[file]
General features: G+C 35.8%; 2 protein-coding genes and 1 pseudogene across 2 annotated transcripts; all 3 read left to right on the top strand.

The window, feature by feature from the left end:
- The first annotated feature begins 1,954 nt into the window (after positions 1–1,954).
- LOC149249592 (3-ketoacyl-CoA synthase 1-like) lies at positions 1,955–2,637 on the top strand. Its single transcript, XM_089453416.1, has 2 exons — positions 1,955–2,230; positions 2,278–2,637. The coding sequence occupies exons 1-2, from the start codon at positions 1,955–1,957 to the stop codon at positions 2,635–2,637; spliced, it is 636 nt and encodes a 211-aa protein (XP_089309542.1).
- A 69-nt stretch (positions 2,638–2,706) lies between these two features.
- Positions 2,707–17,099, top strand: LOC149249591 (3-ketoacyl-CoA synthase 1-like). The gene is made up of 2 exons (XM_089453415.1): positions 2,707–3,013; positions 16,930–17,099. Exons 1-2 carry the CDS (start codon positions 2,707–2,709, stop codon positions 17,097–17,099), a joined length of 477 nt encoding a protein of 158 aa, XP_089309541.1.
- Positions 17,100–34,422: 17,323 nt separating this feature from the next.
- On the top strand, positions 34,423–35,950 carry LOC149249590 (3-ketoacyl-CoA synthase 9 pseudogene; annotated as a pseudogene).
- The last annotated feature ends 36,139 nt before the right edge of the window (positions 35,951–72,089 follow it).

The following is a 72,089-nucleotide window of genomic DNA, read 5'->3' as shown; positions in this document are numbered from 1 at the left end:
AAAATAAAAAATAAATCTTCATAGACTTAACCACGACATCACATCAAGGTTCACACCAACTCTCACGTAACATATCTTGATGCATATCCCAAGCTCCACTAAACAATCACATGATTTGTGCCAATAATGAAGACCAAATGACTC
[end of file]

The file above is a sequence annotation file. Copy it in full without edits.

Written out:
General features: G+C 35.8%; 2 protein-coding genes and 1 pseudogene across 2 annotated transcripts; all 3 read left to right on the top strand.

The window, feature by feature from the left end:
- The first annotated feature begins 1,954 nt into the window (after positions 1–1,954).
- LOC149249592 (3-ketoacyl-CoA synthase 1-like) lies at positions 1,955–2,637 on the top strand. Its single transcript, XM_089453416.1, has 2 exons — positions 1,955–2,230; positions 2,278–2,637. The coding sequence occupies exons 1-2, from the start codon at positions 1,955–1,957 to the stop codon at positions 2,635–2,637; spliced, it is 636 nt and encodes a 211-aa protein (XP_089309542.1).
- A 69-nt stretch (positions 2,638–2,706) lies between these two features.
- Positions 2,707–17,099, top strand: LOC149249591 (3-ketoacyl-CoA synthase 1-like). The gene is made up of 2 exons (XM_089453415.1): positions 2,707–3,013; positions 16,930–17,099. Exons 1-2 carry the CDS (start codon positions 2,707–2,709, stop codon positions 17,097–17,099), a joined length of 477 nt encoding a protein of 158 aa, XP_089309541.1.
- Positions 17,100–34,422: 17,323 nt separating this feature from the next.
- On the top strand, positions 34,423–35,950 carry LOC149249590 (3-ketoacyl-CoA synthase 9 pseudogene; annotated as a pseudogene).
- The last annotated feature ends 36,139 nt before the right edge of the window (positions 35,951–72,089 follow it).

The following is a 72,089-nucleotide window of genomic DNA, read 5'->3' as shown; positions in this document are numbered from 1 at the left end:
AAAATAAAAAATAAATCTTCATAGACTTAACCACGACATCACATCAAGGTTCACACCAACTCTCACGTAACATATCTTGATGCATATCCCAAGCTCCACTAAACAATCACATGATTTGTGCCAATAATGAAGACCAAATGACTC